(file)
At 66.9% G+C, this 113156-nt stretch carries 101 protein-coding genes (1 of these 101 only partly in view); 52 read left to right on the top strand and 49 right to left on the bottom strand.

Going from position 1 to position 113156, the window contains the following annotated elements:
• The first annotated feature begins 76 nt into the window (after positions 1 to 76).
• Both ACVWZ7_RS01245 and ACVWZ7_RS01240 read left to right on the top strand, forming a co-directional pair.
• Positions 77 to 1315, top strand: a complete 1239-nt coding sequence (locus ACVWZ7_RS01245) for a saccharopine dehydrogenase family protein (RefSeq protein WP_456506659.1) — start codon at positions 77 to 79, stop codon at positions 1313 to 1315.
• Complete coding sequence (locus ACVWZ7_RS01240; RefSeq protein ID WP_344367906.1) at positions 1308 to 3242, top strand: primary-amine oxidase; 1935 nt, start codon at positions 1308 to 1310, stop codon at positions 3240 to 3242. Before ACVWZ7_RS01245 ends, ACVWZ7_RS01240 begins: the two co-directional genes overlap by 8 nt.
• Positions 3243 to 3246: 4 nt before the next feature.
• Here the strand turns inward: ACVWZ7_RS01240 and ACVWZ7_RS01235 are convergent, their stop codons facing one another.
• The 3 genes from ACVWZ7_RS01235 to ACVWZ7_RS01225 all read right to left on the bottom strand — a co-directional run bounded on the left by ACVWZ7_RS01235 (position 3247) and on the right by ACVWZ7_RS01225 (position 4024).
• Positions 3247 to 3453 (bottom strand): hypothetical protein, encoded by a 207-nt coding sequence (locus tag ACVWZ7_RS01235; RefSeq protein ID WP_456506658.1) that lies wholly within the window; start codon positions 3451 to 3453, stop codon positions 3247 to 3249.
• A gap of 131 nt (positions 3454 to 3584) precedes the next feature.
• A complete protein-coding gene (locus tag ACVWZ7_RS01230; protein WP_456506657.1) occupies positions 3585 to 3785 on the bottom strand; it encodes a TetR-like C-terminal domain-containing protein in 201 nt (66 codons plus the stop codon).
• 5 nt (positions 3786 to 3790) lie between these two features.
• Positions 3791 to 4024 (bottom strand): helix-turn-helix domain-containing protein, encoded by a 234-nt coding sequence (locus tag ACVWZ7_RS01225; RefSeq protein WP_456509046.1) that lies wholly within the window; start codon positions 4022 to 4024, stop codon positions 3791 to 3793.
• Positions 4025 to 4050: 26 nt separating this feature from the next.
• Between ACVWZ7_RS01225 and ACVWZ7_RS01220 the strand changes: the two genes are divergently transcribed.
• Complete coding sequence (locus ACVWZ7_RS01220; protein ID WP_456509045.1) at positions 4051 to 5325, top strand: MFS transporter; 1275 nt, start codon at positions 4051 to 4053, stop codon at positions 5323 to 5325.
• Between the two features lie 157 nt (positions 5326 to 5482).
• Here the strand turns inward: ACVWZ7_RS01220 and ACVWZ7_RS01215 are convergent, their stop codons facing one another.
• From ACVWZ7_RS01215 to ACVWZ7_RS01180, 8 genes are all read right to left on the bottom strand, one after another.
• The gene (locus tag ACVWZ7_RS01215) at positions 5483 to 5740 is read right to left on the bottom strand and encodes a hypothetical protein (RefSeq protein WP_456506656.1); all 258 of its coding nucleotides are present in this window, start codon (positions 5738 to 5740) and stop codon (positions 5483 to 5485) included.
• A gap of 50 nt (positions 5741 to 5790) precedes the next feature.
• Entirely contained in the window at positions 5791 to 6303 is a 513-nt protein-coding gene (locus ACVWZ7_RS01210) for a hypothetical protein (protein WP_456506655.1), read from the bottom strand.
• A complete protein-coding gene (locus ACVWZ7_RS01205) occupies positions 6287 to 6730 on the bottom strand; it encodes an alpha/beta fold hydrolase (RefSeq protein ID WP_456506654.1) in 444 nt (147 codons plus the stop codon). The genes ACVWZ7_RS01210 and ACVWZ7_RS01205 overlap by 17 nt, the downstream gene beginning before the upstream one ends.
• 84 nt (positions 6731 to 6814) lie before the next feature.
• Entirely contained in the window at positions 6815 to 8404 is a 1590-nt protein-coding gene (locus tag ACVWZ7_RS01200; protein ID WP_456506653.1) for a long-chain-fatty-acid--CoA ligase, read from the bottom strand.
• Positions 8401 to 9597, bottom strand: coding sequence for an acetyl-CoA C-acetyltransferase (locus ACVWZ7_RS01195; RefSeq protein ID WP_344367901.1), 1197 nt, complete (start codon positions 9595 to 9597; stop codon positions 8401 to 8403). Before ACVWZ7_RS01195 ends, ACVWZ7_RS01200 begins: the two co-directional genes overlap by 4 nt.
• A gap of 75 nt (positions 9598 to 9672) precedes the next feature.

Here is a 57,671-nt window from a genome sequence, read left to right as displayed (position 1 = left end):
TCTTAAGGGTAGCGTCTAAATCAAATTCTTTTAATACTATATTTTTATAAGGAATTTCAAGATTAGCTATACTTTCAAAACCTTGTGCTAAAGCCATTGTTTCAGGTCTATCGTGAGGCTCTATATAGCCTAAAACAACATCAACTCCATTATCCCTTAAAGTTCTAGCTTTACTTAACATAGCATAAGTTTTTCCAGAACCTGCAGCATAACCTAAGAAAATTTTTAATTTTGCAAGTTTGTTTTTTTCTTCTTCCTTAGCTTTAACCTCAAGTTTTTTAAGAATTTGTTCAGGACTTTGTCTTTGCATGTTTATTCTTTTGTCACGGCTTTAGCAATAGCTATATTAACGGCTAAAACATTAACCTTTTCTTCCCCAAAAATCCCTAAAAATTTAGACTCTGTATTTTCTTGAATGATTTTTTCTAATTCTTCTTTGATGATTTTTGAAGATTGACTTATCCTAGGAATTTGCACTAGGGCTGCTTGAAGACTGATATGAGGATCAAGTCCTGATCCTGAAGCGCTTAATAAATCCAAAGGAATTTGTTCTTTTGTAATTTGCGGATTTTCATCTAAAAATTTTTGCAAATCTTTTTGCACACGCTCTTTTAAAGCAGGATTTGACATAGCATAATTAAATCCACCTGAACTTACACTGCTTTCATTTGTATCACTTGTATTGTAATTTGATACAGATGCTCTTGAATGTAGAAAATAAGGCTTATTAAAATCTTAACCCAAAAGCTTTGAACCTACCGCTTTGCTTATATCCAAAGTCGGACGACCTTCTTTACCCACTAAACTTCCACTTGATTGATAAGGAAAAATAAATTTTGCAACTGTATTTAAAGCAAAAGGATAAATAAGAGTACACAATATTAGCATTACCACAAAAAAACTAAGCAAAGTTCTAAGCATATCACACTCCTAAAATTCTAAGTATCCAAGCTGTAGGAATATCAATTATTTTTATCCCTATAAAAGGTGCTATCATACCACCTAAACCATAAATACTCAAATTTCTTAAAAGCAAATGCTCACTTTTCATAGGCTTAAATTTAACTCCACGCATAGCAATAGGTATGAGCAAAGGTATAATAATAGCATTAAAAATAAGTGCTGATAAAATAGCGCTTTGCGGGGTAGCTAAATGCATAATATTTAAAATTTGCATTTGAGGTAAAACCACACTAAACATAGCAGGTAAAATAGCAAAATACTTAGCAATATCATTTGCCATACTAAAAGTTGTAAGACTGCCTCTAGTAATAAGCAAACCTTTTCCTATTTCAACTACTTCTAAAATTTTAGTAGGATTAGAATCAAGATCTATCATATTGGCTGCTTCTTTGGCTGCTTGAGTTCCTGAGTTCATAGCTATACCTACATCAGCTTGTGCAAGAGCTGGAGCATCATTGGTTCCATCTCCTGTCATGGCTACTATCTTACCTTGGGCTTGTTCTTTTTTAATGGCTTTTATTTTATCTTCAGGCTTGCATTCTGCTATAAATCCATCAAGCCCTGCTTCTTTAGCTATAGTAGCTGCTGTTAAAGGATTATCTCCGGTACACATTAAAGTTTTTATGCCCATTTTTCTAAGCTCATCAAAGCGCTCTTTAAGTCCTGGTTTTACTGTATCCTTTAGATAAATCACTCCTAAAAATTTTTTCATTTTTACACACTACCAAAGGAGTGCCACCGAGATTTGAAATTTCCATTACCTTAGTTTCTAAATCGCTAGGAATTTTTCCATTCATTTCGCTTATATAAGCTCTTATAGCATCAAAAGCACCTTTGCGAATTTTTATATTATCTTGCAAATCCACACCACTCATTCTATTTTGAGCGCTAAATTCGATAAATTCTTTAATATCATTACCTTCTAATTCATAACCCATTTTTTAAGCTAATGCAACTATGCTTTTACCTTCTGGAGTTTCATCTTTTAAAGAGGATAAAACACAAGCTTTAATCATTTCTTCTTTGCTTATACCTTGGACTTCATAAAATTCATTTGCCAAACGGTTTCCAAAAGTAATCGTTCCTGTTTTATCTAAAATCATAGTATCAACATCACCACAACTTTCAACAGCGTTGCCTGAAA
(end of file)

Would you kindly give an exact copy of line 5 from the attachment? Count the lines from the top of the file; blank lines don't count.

• Positions 77 to 1315, top strand: a complete 1239-nt coding sequence (locus ACVWZ7_RS01245) for a saccharopine dehydrogenase family protein (RefSeq protein WP_456506659.1) — start codon at positions 77 to 79, stop codon at positions 1313 to 1315.